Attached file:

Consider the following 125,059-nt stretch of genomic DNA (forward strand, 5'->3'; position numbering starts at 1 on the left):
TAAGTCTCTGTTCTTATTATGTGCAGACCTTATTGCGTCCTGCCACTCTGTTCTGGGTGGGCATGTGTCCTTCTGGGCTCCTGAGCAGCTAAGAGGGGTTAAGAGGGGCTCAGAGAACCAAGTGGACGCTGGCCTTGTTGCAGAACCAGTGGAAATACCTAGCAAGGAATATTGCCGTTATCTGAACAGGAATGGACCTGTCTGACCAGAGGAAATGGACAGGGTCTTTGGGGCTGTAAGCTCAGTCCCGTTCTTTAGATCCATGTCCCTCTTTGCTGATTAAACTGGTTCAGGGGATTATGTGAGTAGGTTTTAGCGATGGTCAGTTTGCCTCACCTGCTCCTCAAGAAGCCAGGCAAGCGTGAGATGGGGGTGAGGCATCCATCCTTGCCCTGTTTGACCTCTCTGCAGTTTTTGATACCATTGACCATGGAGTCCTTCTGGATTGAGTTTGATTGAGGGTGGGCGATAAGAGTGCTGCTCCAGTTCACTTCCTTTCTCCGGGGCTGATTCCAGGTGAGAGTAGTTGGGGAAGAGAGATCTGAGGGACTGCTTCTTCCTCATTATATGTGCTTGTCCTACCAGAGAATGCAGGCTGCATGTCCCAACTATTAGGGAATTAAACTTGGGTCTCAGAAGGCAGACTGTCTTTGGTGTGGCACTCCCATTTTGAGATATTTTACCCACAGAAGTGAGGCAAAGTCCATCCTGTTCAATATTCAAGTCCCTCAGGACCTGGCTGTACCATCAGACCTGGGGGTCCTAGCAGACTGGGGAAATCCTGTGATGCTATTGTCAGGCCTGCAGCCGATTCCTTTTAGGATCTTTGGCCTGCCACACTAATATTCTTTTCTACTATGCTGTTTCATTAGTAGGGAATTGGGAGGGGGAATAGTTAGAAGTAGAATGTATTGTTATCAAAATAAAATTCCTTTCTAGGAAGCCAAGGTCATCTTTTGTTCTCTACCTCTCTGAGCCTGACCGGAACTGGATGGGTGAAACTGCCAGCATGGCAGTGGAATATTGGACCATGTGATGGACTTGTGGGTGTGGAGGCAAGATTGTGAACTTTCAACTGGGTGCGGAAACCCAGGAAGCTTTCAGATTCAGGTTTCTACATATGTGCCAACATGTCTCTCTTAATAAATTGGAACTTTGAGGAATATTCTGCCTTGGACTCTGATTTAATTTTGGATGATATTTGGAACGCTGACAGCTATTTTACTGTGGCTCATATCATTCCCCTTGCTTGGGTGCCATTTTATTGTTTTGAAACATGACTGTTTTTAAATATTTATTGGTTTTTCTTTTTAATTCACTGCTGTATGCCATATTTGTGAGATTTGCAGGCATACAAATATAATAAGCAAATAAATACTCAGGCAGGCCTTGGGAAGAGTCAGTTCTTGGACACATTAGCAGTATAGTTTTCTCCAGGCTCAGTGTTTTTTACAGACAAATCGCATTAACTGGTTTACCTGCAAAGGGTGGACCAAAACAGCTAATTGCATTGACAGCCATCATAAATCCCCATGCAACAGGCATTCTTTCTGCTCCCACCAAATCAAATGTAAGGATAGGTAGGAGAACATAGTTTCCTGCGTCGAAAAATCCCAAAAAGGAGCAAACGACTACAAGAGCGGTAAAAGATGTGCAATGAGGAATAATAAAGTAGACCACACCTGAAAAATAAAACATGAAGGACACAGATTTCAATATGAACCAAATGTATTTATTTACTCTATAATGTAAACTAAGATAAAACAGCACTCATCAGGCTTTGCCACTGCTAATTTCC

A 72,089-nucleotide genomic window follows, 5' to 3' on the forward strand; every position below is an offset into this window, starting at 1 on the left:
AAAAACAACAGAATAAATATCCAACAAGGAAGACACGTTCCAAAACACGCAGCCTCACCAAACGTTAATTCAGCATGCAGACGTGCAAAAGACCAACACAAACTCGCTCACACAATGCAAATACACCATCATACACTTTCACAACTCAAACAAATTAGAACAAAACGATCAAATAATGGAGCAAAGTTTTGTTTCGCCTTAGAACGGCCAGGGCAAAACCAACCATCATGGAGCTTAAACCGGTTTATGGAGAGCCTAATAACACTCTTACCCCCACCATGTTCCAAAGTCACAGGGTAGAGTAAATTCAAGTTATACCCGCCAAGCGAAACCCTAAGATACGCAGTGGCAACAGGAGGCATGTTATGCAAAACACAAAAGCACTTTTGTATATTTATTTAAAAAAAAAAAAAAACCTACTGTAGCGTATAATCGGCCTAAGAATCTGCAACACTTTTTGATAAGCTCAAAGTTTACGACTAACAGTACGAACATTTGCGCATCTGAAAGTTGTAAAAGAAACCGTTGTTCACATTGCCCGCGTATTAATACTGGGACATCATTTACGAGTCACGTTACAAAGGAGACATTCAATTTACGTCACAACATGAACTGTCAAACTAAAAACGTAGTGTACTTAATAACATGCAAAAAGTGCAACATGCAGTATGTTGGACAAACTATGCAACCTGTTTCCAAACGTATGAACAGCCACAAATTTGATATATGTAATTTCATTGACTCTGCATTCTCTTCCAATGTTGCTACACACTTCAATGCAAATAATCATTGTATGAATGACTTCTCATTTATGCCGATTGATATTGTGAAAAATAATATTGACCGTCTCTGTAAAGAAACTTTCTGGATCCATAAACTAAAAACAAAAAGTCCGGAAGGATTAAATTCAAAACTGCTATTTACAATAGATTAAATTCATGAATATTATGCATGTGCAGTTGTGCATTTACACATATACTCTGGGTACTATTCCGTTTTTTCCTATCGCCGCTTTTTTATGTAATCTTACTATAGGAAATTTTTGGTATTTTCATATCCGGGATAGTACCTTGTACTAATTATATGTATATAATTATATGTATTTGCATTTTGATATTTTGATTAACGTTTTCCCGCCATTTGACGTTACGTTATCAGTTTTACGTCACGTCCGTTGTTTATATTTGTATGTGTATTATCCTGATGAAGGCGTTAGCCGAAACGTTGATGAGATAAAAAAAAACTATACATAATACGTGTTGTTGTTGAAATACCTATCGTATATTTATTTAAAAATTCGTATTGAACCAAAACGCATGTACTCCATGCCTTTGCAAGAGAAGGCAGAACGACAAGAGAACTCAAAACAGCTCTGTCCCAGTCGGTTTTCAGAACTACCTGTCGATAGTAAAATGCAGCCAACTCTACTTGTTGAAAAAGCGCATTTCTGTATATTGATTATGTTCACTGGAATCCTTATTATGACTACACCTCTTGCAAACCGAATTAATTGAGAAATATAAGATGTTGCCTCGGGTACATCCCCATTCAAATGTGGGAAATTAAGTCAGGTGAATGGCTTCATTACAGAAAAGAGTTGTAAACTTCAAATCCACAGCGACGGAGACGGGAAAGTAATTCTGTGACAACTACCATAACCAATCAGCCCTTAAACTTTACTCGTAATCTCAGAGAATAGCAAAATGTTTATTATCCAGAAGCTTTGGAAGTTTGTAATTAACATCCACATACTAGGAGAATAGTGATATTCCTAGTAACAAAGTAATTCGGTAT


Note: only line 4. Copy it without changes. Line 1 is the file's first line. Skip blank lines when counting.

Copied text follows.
AAAAACAACAGAATAAATATCCAACAAGGAAGACACGTTCCAAAACACGCAGCCTCACCAAACGTTAATTCAGCATGCAGACGTGCAAAAGACCAACACAAACTCGCTCACACAATGCAAATACACCATCATACACTTTCACAACTCAAACAAATTAGAACAAAACGATCAAATAATGGAGCAAAGTTTTGTTTCGCCTTAGAACGGCCAGGGCAAAACCAACCATCATGGAGCTTAAACCGGTTTATGGAGAGCCTAATAACACTCTTACCCCCACCATGTTCCAAAGTCACAGGGTAGAGTAAATTCAAGTTATACCCGCCAAGCGAAACCCTAAGATACGCAGTGGCAACAGGAGGCATGTTATGCAAAACACAAAAGCACTTTTGTATATTTATTTAAAAAAAAAAAAAAACCTACTGTAGCGTATAATCGGCCTAAGAATCTGCAACACTTTTTGATAAGCTCAAAGTTTACGACTAACAGTACGAACATTTGCGCATCTGAAAGTTGTAAAAGAAACCGTTGTTCACATTGCCCGCGTATTAATACTGGGACATCATTTACGAGTCACGTTACAAAGGAGACATTCAATTTACGTCACAACATGAACTGTCAAACTAAAAACGTAGTGTACTTAATAACATGCAAAAAGTGCAACATGCAGTATGTTGGACAAACTATGCAACCTGTTTCCAAACGTATGAACAGCCACAAATTTGATATATGTAATTTCATTGACTCTGCATTCTCTTCCAATGTTGCTACACACTTCAATGCAAATAATCATTGTATGAATGACTTCTCATTTATGCCGATTGATATTGTGAAAAATAATATTGACCGTCTCTGTAAAGAAACTTTCTGGATCCATAAACTAAAAACAAAAAGTCCGGAAGGATTAAATTCAAAACTGCTATTTACAATAGATTAAATTCATGAATATTATGCATGTGCAGTTGTGCATTTACACATATACTCTGGGTACTATTCCGTTTTTTCCTATCGCCGCTTTTTTATGTAATCTTACTATAGGAAATTTTTGGTATTTTCATATCCGGGATAGTACCTTGTACTAATTATATGTATATAATTATATGTATTTGCATTTTGATATTTTGATTAACGTTTTCCCGCCATTTGACGTTACGTTATCAGTTTTACGTCACGTCCGTTGTTTATATTTGTATGTGTATTATCCTGATGAAGGCGTTAGCCGAAACGTTGATGAGATAAAAAAAAACTATACATAATACGTGTTGTTGTTGAAATACCTATCGTATATTTATTTAAAAATTCGTATTGAACCAAAACGCATGTACTCCATGCCTTTGCAAGAGAAGGCAGAACGACAAGAGAACTCAAAACAGCTCTGTCCCAGTCGGTTTTCAGAACTACCTGTCGATAGTAAAATGCAGCCAACTCTACTTGTTGAAAAAGCGCATTTCTGTATATTGATTATGTTCACTGGAATCCTTATTATGACTACACCTCTTGCAAACCGAATTAATTGAGAAATATAAGATGTTGCCTCGGGTACATCCCCATTCAAATGTGGGAAATTAAGTCAGGTGAATGGCTTCATTACAGAAAAGAGTTGTAAACTTCAAATCCACAGCGACGGAGACGGGAAAGTAATTCTGTGACAACTACCATAACCAATCAGCCCTTAAACTTTACTCGTAATCTCAGAGAATAGCAAAATGTTTATTATCCAGAAGCTTTGGAAGTTTGTAATTAACATCCACATACTAGGAGAATAGTGATATTCCTAGTAACAAAGTAATTCGGTAT